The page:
Tuesday, November 25, 2008

Three Cheers for Indian Navy

The Indian Navy has proved its mettle once again. Sent to weed out the sea pirate menace in the Gulf of Aden, the naval warship INS Tabar sank a pirate 'mother ship' after a fierce gunbattle.

Ever since its arrival on the Gulf of Aden, INS Tabar has successfully escorted 35 ships, including a number of foreign-flagged vessels, safely during their transit through pirate-infested waters in the region and also prevented two hijacking attempts on November 11
The first time the INS Tabar encountered pirates was on November 11.

In a swift action, warship INS Tabar intervened to thwart two near-simultaneous attacks by pirates on an Indian cargo vessel MV Jag Arnav and a Saudi flag carrier MV NCC Thihama within 25 nautical miles of each other.

The Indian warship received an SOS from the Saudi ship at around 1000 hours after a group of pirates surrounded it. Marine commandos on board the INS Tabar flew out in an armed helicopter and launched an assault on the attackers.

The pirates on board were armed with guns and rocket propelled grenade launchers, according to the Navy.

When it demanded the vessel stop for investigation, the pirate ship responded by threatening to blow up the naval warship.

In the ensuing exchange of fire, there was an explosion on the pirate vessel, which sank, said a statement by the Navy.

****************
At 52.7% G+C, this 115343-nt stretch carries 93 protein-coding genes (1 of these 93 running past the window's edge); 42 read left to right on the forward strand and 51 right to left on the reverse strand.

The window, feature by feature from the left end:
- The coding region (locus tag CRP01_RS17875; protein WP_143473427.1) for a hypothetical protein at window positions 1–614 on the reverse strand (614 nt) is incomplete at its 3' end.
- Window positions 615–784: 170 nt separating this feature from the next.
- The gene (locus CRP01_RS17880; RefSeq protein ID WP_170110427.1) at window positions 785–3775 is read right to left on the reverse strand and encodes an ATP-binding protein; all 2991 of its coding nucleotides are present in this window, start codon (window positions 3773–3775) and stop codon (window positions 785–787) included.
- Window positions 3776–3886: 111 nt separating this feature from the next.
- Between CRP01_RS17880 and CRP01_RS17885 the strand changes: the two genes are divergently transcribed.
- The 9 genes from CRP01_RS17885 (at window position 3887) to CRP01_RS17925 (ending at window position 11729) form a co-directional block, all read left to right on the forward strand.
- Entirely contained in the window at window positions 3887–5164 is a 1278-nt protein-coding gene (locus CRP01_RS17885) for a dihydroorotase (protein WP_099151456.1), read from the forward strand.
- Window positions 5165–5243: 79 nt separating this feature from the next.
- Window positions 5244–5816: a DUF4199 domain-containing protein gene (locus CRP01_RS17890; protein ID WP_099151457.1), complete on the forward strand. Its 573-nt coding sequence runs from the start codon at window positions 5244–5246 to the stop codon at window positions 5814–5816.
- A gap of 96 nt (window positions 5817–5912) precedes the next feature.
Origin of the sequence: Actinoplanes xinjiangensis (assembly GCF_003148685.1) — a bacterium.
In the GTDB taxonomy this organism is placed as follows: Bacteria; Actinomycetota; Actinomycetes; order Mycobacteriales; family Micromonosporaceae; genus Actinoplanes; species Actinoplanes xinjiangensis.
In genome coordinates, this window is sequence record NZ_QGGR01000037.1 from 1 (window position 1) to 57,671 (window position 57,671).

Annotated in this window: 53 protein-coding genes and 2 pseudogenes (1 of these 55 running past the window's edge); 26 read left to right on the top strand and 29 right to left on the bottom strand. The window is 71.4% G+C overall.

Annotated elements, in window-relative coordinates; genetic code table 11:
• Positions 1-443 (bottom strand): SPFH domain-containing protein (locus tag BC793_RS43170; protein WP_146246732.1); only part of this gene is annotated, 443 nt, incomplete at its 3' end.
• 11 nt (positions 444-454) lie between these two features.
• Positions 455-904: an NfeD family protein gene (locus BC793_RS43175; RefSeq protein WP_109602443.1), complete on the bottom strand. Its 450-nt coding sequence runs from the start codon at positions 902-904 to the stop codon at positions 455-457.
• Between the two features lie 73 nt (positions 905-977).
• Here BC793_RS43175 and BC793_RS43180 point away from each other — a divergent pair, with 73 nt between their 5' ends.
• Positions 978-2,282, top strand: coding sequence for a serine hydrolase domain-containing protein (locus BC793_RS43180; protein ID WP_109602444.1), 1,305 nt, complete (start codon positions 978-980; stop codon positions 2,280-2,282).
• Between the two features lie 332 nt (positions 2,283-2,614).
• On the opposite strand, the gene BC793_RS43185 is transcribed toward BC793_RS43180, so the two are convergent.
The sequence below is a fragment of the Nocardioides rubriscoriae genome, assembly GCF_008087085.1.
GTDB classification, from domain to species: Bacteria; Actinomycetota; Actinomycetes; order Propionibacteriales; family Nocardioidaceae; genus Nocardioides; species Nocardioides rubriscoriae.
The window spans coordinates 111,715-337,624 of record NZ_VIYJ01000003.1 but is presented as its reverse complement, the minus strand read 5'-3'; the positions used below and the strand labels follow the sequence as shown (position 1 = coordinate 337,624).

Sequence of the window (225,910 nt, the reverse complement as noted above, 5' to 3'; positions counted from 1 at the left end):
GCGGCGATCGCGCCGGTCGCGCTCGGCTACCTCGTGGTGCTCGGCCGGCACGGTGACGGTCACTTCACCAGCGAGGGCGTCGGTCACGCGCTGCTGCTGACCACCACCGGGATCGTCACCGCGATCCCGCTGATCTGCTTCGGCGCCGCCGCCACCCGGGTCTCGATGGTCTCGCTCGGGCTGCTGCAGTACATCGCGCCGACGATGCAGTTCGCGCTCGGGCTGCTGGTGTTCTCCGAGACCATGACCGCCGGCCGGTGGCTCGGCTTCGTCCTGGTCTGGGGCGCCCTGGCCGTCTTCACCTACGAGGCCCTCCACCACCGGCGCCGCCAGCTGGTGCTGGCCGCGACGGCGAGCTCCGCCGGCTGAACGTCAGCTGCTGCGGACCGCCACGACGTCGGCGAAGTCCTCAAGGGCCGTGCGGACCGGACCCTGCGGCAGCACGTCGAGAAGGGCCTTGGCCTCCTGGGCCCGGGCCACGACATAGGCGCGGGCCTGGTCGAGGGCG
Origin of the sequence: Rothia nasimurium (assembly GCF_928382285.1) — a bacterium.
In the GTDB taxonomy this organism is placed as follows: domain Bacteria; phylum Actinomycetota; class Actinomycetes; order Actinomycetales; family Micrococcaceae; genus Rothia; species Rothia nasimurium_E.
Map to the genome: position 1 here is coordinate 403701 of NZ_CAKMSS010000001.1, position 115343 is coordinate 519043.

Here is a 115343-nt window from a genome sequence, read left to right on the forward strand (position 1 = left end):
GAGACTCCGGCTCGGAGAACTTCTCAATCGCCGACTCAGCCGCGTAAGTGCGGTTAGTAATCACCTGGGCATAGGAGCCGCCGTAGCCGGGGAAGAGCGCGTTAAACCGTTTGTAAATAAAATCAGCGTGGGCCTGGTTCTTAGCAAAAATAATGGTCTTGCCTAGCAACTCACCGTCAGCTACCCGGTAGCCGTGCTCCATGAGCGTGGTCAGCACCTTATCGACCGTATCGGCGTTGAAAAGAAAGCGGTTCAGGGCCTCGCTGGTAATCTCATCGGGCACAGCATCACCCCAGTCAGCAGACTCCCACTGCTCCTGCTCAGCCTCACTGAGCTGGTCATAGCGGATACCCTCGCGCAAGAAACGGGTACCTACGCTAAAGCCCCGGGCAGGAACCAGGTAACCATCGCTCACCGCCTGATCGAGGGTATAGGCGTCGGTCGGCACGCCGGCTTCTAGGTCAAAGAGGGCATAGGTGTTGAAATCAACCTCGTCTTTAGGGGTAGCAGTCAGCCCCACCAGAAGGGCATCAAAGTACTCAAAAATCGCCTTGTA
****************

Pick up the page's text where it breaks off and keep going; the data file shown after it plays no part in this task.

Officials suspect that the explosion occurred due to the explosive material stored inside the pirate ship.

Even as this operation was on, the warship received a panic call from MV Jag Arnav, a merchant vessel owned by Mumbai-based Great Eastern Shipping Company, with about 20 crew members on board.

The INS Tabar, sent 'an armed helicopter with marine commandos...' to intervene and prevent the hijacking, the Indian Navy said .

After having valiantly fought the pirates, INS Tabar will soon be back home following the central government's decision to send a larger warship into the region.

The Indian Navy has been patrolling the piracy-infested waters in keeping with the government guidelines to protect our sea borne trade, instil confidence in our sea faring community as well as function as a deterrent for pirates.

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